A few months later I was asked by Fianna Fáil HQ to evaluate the progress made in developing Fianna Fáil in Northern Ireland to date (the party had established a network of six county forums in Northern Ireland in 2009) and to examine future options.
I entitled my evaluation report: When not If to signal my strong belief that Fianna Fáil contesting elections in the North was inevitable, the only issue was when. Indeed, in the opening paragraphs I quoted Éamon de Valera’s November 1926 comment that Fianna Fáil was:
“…intended to be an All-Ireland organisation… the time to start organising in the Six Counties would depend on conditions there.”
So, fast forward to last Thursday’s press conference by the leaders of the SDLP and Fianna Fáil announcing their two parties’ planned partnership.
Is this what I had envisaged or desired back in 2005, 2011 or 2017?
To be honest, it was not. Sadly, it falls well short of it. What was announced was almost as minimalist at the launch setting.
But am I against it? Certainly not.
I would have much preferred if both parties had gone far further in their ambitions and set out a clear timeline for the future of this relationship, but I am satisfied that this is a sufficiently solid first step. What matters are the next steps.
I was pleased to see that the initiative will be driven by policies and ideas rather than just organisation. Yes, developing organisationally is important, but having your politics driven by ideas and debate is far preferable to having it driven by organisation or even spin and presentation.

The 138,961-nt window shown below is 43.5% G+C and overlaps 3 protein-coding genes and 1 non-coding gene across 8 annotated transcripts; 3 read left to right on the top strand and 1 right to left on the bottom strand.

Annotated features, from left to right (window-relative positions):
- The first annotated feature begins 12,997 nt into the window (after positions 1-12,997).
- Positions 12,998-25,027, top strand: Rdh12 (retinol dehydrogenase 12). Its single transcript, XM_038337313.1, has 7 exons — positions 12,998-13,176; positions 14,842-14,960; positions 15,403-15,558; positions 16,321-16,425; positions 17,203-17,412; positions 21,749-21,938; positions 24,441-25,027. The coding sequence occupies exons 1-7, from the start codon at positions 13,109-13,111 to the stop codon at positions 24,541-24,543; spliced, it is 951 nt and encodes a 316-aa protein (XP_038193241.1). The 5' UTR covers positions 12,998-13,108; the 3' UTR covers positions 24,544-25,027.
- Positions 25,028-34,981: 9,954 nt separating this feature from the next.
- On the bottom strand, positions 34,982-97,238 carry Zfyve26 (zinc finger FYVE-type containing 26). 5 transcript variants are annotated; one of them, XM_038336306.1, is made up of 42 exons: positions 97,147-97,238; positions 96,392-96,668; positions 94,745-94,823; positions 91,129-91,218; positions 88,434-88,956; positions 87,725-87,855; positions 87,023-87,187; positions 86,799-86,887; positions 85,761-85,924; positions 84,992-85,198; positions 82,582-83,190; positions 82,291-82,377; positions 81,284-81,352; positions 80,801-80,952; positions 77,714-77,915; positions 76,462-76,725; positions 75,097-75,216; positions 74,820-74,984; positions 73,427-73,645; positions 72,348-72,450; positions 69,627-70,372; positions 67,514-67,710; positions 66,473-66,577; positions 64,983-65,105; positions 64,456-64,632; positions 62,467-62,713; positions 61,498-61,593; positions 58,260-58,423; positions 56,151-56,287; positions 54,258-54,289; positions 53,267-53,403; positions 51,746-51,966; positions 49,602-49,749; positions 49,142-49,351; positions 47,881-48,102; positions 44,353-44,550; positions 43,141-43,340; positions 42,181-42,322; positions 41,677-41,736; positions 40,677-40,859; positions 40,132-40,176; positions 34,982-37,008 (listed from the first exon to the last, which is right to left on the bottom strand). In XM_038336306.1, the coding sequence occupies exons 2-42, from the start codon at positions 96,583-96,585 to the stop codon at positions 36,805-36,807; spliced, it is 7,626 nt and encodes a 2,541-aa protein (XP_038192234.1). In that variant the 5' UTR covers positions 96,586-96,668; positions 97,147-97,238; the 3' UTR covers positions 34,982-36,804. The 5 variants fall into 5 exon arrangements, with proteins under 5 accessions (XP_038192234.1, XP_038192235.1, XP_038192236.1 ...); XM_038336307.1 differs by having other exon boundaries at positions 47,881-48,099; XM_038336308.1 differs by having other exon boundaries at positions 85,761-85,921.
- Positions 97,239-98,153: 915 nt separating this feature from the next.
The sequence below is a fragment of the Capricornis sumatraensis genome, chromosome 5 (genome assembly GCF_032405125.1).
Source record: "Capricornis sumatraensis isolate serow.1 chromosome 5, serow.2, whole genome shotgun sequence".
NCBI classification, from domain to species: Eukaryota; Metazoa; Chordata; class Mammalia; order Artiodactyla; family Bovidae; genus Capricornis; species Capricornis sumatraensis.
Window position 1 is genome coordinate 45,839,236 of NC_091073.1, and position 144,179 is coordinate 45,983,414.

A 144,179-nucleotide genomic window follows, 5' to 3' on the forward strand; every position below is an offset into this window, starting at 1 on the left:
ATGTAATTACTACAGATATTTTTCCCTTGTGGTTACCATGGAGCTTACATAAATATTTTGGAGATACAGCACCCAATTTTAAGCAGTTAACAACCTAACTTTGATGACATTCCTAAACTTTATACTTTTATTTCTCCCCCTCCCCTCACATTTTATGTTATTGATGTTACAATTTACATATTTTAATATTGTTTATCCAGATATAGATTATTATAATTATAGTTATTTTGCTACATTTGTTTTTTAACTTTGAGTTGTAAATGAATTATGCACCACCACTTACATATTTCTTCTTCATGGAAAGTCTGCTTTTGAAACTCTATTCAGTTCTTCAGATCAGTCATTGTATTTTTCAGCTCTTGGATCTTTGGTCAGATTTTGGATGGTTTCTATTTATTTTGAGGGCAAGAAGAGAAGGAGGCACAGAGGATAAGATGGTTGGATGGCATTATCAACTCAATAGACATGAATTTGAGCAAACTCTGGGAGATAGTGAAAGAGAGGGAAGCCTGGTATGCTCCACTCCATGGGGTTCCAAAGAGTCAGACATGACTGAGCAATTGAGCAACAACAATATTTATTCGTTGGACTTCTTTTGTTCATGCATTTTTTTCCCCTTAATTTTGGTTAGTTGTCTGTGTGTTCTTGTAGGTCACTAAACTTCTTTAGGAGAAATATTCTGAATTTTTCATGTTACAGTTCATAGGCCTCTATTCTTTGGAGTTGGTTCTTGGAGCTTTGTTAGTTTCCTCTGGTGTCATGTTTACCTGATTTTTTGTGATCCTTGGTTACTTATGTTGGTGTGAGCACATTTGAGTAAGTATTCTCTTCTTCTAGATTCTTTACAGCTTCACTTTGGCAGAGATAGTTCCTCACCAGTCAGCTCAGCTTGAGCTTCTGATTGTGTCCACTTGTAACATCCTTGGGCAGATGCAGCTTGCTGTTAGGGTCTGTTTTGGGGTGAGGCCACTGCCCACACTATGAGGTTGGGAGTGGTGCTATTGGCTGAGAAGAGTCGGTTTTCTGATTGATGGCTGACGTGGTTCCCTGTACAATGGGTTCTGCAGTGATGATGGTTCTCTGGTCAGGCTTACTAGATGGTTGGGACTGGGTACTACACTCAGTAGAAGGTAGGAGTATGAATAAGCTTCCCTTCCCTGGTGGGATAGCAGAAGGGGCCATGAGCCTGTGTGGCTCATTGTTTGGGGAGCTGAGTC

Nonetheless there are still organisational issues which the Fianna Fáil side needs to address. There are many Fianna Fáil members in Northern Ireland, including a prominent elected councillor.
For most of the last decade the William Drennan Fianna Fáil cumann in Queens University has been one of the biggest political groups on campus. What is the role for the hundreds of existing party members in the North in this partnership?
What should anyone who wants to join and vote Fianna Fáil in the North do over the coming months and years?
Micheál Martin and his advisers need to come up with clear answers to these questions – hint, they are in internal party papers I have written over the past few years.
That said, I was very encouraged that Martin’s speech made it clear that Fianna Fáil Oireachtas members and SDLP elected representatives “will begin their work within weeks” on both Brexit and Northern Ireland’s future relationship with the EU and that he was committed to widening the policy partnership agenda thereafter.